Results

Two hundred and twenty-nine smear-positive patients were enrolled. We interviewed 161smear-positive patients and 113 care givers in the CDOT and 68 smear-positive patients and 97 caregivers in HFDOT. More women were enrolled in CDOT 62% (99 of 161 patients) than HFDOT 37% (25/68). Regarding literacy, 63% of the patients (93/148) from community and 55% (33/60) from facility were literate. Regarding marital status, 63% patients (93/148) from community and 71% (47/66) from facility were married (Table 1).

thumbnail
Table 1. Baseline characteristics of smear-positive tuberculosis patients in Southern Ethiopia.

https://doi.org/10.1371/journal.pone.0009158.t001

Costs

Programme costs: the health service and health extension workers costs.

The health service invested US$73.5 for HFDOT and US$7.9 for CDOT. The cost of anti-TB drugs for a patient was US$22.1. The cost of training was US$10.0 in HFDOT and US$5.1in CDOT. Similarly, the cost of supervision was US$10.9 in HFDOT and US$5.9 in CDOT.

The travel time (estimated travel cost) for HEWs was 19.7 hours (US$5.1). The transport and food costs were US$0.9 and US$2.8, respectively. Therefore, the HEWs total cost per patient was US$8.8, accounting for 14.3% of the total cost per patient for CDOT.

Patient costs: the patient and caregiver costs.

The patient costs are described as follows. The mean and standard deviation (SD) of travel time (estimated travel cost) was 27.6 hours (US$4.3, SD = 1.9) in CDOT and 68.9 hours (US$11.9, SD = 5.2) in HFDOT (p<0.05). The transport cost was US$0.6 (SD = 1.2) in CDOT and US$3.7 (SD = 10.5) in HFDOT (p = 0.013). Similarly, the associated food cost was (US$3.5, SD = 2.9) in CDOT and US$8.8 (SD = 5.2) in HFDOT. The direct patient cost was lower in CDOT (US$4.1, SD = 3.0) than HFDOT (US$12.1, SD = 10.7) (p<0.05). The total patient cost was lower in CDOT (US$8.4, SD = 3.9) than HFDOT (US$24.4, SD = 12.2) (p<0.05). The total cost in CDOT was lower than HF DOT by 63.9% (Figure 1).

thumbnail
Figure 1. Tuberculosis patient costs under DOT options.

Blue bar - Health facility DOT. Red bar - Community DOT.

https://doi.org/10.1371/journal.pone.0009158.g001

The caregiver costs are described as follows. The travel time (estimated travel cost) was 9.9 hours (US$1.6, SD = 1.5) in CDOT and 16.5 hours (US$4.7, SD = 5.7) in HFDOT (p<0.05). The transport cost was lower in CDOT (US$0.1, SD = 0.9) than HFDOT (US$14.2, SD = 43.6) (p = 0.006). Similarly the associated food cost was lower in CDOT (US$0.8, SD = 1.2) than HFDOT (US$2.1, SD = 2.8) (p<0.05). The total caregiver cost was lower in CDOT (US$2.5, SD = 2.7) than HFDOT (US$21.1, SD = 50.6) (p = 0.002). The total care giver cost in CDOT was lower than HF DOT by 88.2% (Figure 2).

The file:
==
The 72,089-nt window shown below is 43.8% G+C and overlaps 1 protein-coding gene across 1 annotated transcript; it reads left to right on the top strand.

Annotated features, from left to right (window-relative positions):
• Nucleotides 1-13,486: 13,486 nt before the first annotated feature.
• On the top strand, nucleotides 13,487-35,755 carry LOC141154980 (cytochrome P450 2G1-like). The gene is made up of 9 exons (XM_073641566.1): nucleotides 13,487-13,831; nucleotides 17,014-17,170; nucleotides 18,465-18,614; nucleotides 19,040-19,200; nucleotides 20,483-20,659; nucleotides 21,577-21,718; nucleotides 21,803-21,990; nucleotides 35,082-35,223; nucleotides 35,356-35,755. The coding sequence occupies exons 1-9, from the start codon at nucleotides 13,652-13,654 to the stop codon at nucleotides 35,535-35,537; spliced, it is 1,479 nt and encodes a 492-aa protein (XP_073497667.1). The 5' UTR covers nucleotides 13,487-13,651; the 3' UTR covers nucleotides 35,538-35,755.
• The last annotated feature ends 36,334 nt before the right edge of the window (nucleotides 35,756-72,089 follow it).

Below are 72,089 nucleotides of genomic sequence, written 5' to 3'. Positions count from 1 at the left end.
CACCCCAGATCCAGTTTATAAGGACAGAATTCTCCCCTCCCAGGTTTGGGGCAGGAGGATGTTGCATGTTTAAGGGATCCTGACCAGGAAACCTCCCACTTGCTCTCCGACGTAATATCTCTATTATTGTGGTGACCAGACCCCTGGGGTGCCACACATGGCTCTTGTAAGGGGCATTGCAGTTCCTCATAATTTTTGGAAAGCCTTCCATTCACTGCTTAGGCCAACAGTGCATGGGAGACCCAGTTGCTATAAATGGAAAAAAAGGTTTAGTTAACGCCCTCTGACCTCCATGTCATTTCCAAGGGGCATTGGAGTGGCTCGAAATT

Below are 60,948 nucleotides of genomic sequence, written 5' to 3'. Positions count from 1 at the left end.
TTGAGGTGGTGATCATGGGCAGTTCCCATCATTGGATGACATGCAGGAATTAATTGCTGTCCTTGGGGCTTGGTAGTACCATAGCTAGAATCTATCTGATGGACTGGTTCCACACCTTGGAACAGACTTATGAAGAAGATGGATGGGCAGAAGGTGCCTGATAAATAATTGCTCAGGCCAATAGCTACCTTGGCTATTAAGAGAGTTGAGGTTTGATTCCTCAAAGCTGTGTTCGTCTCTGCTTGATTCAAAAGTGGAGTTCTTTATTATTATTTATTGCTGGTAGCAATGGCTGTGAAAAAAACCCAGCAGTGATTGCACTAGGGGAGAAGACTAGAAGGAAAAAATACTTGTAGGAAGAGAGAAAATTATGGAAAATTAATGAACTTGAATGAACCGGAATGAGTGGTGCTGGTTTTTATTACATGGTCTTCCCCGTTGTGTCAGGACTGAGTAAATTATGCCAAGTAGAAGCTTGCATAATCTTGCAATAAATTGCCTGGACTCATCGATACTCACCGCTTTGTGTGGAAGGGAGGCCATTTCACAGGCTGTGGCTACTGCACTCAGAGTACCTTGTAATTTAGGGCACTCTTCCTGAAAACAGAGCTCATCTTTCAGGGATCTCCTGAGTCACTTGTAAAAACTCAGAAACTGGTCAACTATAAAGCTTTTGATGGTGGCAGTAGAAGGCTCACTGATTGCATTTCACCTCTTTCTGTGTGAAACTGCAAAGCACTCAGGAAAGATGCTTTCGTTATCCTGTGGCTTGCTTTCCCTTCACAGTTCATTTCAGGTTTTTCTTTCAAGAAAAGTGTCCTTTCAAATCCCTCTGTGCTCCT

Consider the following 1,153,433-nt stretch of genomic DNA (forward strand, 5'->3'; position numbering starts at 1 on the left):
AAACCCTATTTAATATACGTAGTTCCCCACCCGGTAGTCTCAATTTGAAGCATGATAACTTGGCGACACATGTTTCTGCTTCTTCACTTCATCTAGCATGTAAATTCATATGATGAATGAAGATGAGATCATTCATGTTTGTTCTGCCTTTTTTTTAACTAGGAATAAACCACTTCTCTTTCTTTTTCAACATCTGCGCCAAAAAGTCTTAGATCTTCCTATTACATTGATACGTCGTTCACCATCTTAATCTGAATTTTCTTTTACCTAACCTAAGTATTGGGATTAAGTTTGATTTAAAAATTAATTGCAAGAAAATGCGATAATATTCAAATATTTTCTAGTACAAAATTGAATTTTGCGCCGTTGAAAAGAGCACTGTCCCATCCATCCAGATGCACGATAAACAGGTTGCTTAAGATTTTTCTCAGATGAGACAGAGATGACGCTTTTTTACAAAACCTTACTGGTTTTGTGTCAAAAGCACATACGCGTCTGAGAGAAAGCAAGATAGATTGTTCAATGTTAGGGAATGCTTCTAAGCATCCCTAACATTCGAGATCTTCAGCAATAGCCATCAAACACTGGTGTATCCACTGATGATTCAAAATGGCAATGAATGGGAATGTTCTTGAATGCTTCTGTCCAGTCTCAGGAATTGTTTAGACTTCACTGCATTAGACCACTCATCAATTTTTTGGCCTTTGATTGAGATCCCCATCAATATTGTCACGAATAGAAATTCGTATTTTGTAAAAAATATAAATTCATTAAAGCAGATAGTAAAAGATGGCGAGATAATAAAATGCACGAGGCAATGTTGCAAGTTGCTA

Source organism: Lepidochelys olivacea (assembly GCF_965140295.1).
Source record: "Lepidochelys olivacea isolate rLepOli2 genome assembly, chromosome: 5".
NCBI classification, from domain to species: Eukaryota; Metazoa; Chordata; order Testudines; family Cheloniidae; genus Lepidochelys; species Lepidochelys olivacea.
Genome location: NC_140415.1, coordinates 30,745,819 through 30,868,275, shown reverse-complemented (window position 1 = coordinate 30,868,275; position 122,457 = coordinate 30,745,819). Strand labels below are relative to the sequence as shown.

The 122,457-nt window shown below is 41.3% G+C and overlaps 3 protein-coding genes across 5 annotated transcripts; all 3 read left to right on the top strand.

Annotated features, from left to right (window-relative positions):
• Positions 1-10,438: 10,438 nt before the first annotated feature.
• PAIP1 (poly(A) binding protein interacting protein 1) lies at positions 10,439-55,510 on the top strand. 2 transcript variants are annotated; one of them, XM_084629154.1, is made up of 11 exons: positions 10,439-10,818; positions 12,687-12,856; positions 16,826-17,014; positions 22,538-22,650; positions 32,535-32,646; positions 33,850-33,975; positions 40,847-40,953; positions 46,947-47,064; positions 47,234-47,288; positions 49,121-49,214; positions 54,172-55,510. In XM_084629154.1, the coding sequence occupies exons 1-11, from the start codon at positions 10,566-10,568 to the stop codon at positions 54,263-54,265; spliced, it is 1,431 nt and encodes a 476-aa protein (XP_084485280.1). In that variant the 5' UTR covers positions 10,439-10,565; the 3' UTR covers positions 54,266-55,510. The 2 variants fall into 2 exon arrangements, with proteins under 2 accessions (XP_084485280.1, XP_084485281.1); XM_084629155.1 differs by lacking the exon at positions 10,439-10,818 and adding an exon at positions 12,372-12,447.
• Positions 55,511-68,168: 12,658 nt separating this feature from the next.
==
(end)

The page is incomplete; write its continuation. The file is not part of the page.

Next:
thumbnail
Figure 2. Caregiver costs under DOT options.

Blue bar - Health facility DOT. Red bar - Community DOT.

https://doi.org/10.1371/journal.pone.0009158.g002

The total cost (patient and programme cost) per successfully treated smear-positive patient was higher in HFDOT (US$161.9) compared to CDOT (US$60.7). The total cost in CDOT was lower than HF DOT by 62.6% (Table 2 and figure 3).

thumbnail
Table 2. Average cost per patient for treatment options of smear-positive tuberculosis patients in Southern Ethiopia 2006/07.

https://doi.org/10.1371/journal.pone.0009158.t002

thumbnail
Figure 3. Costs per successfully treated smear-positive tuberculosis patient.

Blue bar - Health facility DOT. Red bar - Community DOT.

https://doi.org/10.1371/journal.pone.0009158.g003

Effectiveness

In the CRT, smear-positive patients received DOT, 230 under HEWs in the community and 88 under GHWs in health facilities. In the community-based approach, of the 230 patients, 172 (74·8%) were cured and 33 (14·3%) completed treatment. Of the 88 patients treated in the health facilities, 60 (68·2%) were cured and 14 (15·9%) completed treatment. The mean TSR was higher in CDOT (89.3%) than HFDOT (83·1%). The mean and its difference being 6.2% (1.4% - 10.9%, p = 0·012). The details are given elsewhere [17]. Based on the reported 17.5% TB-HIV co-infection rate in smear-positive patients in Southern Ethiopia [21] and using the formula to calculate self-cure, cure without treatment (given above in the methods section under ‘effectiveness’), we found TSR of 80.8% for HFDOT and 86.9% for CDOT.

Cost-Effectiveness

The cost per successfully treated patient was US$161.9 and US$60.7 in HFDOT and CDOT, respectively. CDOT reduced the total cost per successfully treated patient by 62.6% (Table 2 and figure 3). Based on the cost and effect estimates of no intervention (US$0, 17%), HFDOT (US$161.9, 83.1%) and CDOT (US$60.7, 89.3%), the incremental cost-effectiveness ratio of running HFDOT and CDOT from a do-nothing alternative was 2.4 and 0.8, respectively. The incremental cost-effectiveness ratio of HFDOT to CDOT was -16.3.